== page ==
California legislators have approved extension through 2030 of the state’s carbon-emissions cap and trade program – which funds the state’s EV rebates and dozens of other emissions reduction projects.
Passage of the measure to prolong the controversial program for a full decade past its scheduled 2020 expiration came on the thinnest of margins – it need a two-thirds majority and made it through each house by a single vote margin. Only nine Republicans voted for the bill, eight in the Assembly and one in the Senate, while three Assembly Democrats opposed it.
[Estimated Reading Time: 2 minutes.]
The measure, Assembly Bill 398, now goes to the governor’s desk for his signature. That’s a likely event as California Gov. Jerry Brown has been the measure’s biggest backer.
The cap and trade program places a limit on greenhouse gas emissions from industry and issues credits to companies that have cut emissions below the limit, or cap. Those credits, and others issued by the state, are auctioned quarterly. Purchasers can use them to legally exceed the emissions limit, their excess balanced by the cuts made by others.
Proceeds of the auctions are used to fund various state clean air programs including EV rebates under the Clean Vehicle Rebate Project.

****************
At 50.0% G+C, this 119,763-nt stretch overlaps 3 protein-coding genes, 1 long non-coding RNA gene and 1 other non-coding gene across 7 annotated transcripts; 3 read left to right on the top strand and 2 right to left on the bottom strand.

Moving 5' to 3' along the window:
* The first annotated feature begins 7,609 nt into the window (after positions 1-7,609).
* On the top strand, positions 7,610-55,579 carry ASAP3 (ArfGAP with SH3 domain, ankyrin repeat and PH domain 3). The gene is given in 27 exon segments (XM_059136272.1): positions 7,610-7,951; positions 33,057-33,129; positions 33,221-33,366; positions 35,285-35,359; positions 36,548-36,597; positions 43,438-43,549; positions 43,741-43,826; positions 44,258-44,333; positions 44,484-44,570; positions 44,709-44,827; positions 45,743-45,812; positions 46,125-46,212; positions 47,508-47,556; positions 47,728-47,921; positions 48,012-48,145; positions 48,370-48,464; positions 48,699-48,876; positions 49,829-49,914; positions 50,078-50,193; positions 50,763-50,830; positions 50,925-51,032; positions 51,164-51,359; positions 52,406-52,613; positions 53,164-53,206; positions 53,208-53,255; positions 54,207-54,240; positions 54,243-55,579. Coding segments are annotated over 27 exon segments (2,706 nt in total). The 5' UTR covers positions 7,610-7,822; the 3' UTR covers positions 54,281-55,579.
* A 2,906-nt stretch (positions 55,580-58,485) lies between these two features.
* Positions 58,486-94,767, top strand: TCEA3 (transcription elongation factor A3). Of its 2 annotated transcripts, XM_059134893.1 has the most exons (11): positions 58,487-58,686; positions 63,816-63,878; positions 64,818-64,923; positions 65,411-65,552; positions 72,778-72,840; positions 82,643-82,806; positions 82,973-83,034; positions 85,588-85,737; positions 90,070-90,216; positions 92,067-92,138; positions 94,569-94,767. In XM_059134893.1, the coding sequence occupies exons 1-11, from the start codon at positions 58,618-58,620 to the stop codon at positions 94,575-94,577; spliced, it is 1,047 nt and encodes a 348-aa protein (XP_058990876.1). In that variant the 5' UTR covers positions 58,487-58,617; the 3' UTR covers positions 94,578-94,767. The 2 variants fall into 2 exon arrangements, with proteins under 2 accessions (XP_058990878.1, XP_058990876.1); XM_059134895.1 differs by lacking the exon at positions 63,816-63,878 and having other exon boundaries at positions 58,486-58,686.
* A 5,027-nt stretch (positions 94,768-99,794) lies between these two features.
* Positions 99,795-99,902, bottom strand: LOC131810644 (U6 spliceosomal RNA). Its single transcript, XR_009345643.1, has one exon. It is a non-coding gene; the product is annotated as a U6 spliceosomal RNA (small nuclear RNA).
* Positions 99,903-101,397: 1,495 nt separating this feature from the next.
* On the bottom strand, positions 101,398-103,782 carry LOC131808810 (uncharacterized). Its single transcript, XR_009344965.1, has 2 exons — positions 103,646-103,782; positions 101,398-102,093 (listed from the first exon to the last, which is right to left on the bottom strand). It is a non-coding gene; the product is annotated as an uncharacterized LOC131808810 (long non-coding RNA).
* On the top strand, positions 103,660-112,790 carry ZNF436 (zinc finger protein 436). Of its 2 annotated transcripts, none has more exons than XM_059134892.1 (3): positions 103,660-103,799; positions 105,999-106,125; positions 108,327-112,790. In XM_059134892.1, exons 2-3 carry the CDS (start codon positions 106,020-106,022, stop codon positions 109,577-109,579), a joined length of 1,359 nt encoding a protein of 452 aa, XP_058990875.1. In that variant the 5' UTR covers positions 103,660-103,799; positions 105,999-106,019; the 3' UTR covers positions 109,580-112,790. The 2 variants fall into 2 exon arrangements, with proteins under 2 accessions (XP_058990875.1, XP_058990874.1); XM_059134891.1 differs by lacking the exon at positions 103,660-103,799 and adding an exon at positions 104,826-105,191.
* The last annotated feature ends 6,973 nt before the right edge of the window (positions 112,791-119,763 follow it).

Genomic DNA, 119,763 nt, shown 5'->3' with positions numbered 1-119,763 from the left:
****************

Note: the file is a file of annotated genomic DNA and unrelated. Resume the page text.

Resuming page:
The CVRP issues cash rebates to purchasers and lessees of qualified fuel-cell electric and plug-in electric vehicles, or PEVs. The rebates are in addition to the federal income tax credit of up to $7,500 for purchasers of qualified PEVs.
PEV incentive programs have come under fire by some as studies have shown that many plug-in vehicles are purchased by relatively well-to-do people. That’s one reason California’s state rebate program has an upward adjustment for low-income purchasers.
At present, the state rebates are set at $1,500 for most plug-in hybrids, or PHEVs, and $2,500 for most battery-electric vehicles, or EVs. Qualified fuel-cell electric vehicles get a $5,000 state rebate.
The adjustment for low income purchasers increases the applicable rebate for each type of vehicle by $2,000. Program guidelines define low income as household income not exceeding 300 percent of the federal poverty level. For a family of four in California right now, that would be an annual income of $73,800 or less.
As of June 30, the state rebate program was awarding EV rebates only to qualified low-income purchasers and was placing all others on a wait list, their rebates dependent on an increase in current funding or renewal of funding for the 2017-18 fiscal year.